A search turned up a good-size white gem on one of the chains, which Morath tucked away. Celo dislodged a curiously-carved wand from the detritus. Its length was covered in runes, though what they signified he could not tell. Lacking anywhere practical to keep it he cast his eye about. Vorel’s bow-case seemed the logical place. “Can you keep this with your arrows?” Celo asked. Obligingly the rangy Bossonian did so, whereupon the wand… changed shape into an arrow.

They exclaimed at this marvel. “Better make sure you can tell the difference!” Celo warned nervously.


An unexpected meeting

The chain-devil’s room contained an interior door, facing west. So it was time for Bardic to heave it open. “What say we team up a little,” he suggested, not relishing another jammed door. Morath unslung his hemp rope and fastened it to the door’s handle. Standing behind Bardic he could thus assist.

But the door proved stubborn. “It’s almost as though someone is holding it closed!” Bardic muttered under his breath, then as the thought was voiced, leaned close and motioned for the others to hush. Sure enough he could catch a mutter in the local Argossean dialect, and a deeper accent that spoke with a Cimmerian burr.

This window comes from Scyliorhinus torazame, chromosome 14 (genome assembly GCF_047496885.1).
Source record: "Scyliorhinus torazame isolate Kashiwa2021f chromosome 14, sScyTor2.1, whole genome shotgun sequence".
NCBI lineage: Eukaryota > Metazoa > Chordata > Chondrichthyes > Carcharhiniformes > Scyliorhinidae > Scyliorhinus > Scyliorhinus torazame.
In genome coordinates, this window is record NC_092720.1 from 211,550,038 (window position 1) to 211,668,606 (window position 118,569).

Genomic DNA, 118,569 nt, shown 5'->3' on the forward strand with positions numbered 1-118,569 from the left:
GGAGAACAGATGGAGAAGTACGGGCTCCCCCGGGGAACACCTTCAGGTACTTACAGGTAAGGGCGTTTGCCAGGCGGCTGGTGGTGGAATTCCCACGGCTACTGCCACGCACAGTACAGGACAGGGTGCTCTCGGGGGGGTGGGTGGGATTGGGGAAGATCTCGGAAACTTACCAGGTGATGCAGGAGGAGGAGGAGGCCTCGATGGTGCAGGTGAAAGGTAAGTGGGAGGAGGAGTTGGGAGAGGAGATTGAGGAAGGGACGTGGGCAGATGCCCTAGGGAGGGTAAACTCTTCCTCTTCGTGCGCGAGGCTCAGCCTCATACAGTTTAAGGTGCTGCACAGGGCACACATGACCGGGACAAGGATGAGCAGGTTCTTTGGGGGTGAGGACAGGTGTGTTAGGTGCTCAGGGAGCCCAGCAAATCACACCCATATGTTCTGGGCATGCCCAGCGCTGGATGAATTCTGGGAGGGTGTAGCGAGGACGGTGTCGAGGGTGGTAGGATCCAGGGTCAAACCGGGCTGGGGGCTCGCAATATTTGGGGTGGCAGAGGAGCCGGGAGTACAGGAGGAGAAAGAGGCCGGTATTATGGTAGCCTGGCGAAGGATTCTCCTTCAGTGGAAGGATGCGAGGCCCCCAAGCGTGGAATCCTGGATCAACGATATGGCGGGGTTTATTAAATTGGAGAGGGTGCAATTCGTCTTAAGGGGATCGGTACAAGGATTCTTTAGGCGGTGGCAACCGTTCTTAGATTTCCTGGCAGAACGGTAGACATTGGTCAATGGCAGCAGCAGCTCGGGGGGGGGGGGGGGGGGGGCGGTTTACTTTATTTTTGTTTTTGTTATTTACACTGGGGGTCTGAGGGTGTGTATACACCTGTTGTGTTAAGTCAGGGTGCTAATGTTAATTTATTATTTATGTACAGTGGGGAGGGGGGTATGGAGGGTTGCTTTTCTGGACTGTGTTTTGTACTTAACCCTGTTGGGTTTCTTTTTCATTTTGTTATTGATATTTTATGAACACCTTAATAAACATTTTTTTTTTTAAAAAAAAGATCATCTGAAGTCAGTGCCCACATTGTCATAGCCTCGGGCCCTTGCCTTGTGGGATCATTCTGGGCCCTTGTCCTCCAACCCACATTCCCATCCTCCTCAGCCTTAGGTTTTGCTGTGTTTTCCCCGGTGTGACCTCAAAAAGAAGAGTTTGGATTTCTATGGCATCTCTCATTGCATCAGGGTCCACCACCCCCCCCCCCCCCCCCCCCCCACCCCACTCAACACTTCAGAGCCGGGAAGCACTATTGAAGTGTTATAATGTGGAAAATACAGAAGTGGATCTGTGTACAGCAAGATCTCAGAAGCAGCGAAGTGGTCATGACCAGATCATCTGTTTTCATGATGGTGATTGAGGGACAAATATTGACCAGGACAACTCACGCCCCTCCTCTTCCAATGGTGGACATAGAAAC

In his native tongue, Bardic announced himself and his clan, only to find that since his particular valley was a couple days journey east of the other’s, he was naturally considered an enemy. He reasonably pointed out that in the wider context of Cimmerians against everyone else this was not tenable, and strange to say the other reluctantly agreed.

Bardic achieved a 15 on Diplomacy. Against fellow Cimmerians his normal -2 does not apply. 

Departing advice

“Don’t go north from here, there’s only a stairwell up, and you don’t ever want to go upstairs – it’s full of ghosts. And if you go west, the great chamber off the lobby has a gibbering evil thing that looks like a collection of heads and arms and legs and will kill you. But, if you want to find that weird priesty fellow that came laughing by, you’ll probably have to.”